Patty Jenkins shoots down Wonder Woman 1984 streaming rumors


In the last few days, some rumors have been circulating around the net that Wonder Woman 1984 may skip its theatrical run and come directly to digital distribution platforms. This would follow Disney’s plan with Mulan and even what Universal did earlier in the year with Trolls World Tour, both of which have been ridiculously successful. According to some recent comments from director Patty Jenkins, that doesn’t seem likely.

In a recent interview with Reuters, Jenkins stated her firm belief in the theater-going experience and said, “If we shut this down, this will not be a reversible process. We could lose movie theater-going forever.” That doesn’t necessarily mean Wonder Woman 1984 won’t do a simultaneous release in theaters and on streaming platforms, but it certainly doesn’t seem likely.

As Jenkins explains, “It could be the kind of thing that happened to the music industry where you could crumble the entire industry by making it something that can’t be profitable.” This comparison is in relation to the iTunes Store, which Apple launched in 2003 and almost completely shuttered the recording industry overnight. With songs available for 99 cents a pop, album sales began to tank and artists had to resort to touring almost endlessly to generate any revenue.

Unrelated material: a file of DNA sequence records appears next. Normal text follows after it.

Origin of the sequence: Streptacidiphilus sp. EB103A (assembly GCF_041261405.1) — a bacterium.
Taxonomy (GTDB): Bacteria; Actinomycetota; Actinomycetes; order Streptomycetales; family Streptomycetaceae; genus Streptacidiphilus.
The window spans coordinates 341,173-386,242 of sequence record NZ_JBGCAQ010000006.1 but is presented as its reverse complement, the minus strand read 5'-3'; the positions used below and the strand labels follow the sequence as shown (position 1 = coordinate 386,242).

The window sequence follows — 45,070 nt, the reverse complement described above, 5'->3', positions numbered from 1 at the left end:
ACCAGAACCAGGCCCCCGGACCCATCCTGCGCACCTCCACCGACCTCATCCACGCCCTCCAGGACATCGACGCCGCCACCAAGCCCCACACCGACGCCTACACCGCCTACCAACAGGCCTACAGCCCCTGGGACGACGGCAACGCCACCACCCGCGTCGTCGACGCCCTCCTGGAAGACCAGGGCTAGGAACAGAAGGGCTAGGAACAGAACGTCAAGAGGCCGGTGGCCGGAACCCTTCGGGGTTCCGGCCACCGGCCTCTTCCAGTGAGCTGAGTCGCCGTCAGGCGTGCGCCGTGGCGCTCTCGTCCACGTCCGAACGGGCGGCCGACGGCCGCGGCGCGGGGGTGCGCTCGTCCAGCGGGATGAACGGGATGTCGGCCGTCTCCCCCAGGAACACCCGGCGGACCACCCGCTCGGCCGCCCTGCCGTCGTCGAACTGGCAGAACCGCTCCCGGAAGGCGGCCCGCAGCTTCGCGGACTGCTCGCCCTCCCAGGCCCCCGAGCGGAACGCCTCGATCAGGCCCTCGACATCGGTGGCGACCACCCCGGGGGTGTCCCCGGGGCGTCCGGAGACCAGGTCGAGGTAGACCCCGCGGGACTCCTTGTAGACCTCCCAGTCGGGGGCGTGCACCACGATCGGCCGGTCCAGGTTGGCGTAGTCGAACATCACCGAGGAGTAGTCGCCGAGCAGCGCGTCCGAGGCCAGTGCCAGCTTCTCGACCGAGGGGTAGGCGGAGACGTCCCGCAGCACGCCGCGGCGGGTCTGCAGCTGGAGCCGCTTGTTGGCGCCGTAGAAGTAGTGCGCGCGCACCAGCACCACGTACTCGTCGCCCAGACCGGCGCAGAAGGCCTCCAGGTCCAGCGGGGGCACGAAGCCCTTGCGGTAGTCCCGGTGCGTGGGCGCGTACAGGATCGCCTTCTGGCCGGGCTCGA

“I don’t think any of us want to live in a world where the only option is to take your kids to watch a movie in your own living room,” Jenkins continued, “and not have a place to go for a date.” She certainly doesn’t want to see the end of the theater experience and that likely means Wonder Woman 1984 will suffer another delay instead of jumping straight to VOD.

While I don’t necessarily agree with Jenkins’ comments here, I can see where she’s coming from. Despite how viewers have access to thousands of films on demand, there is still something about walking into a theater that attracts people. With many not having the funds to get proper home theater equipment, sitting down in front of the big screen, and being treated to big audio is a luxury many don’t want to see disappear. With money tight all around, $10 for a ticket is way more reasonable than the multiple thousands it would take to recreate that experience at home.

Source: Reuters

Peter Glagowski
Peter is an aspiring writer with a passion for gaming and fitness. If you can't find him in front of a game, you'll most likely find him pumping iron.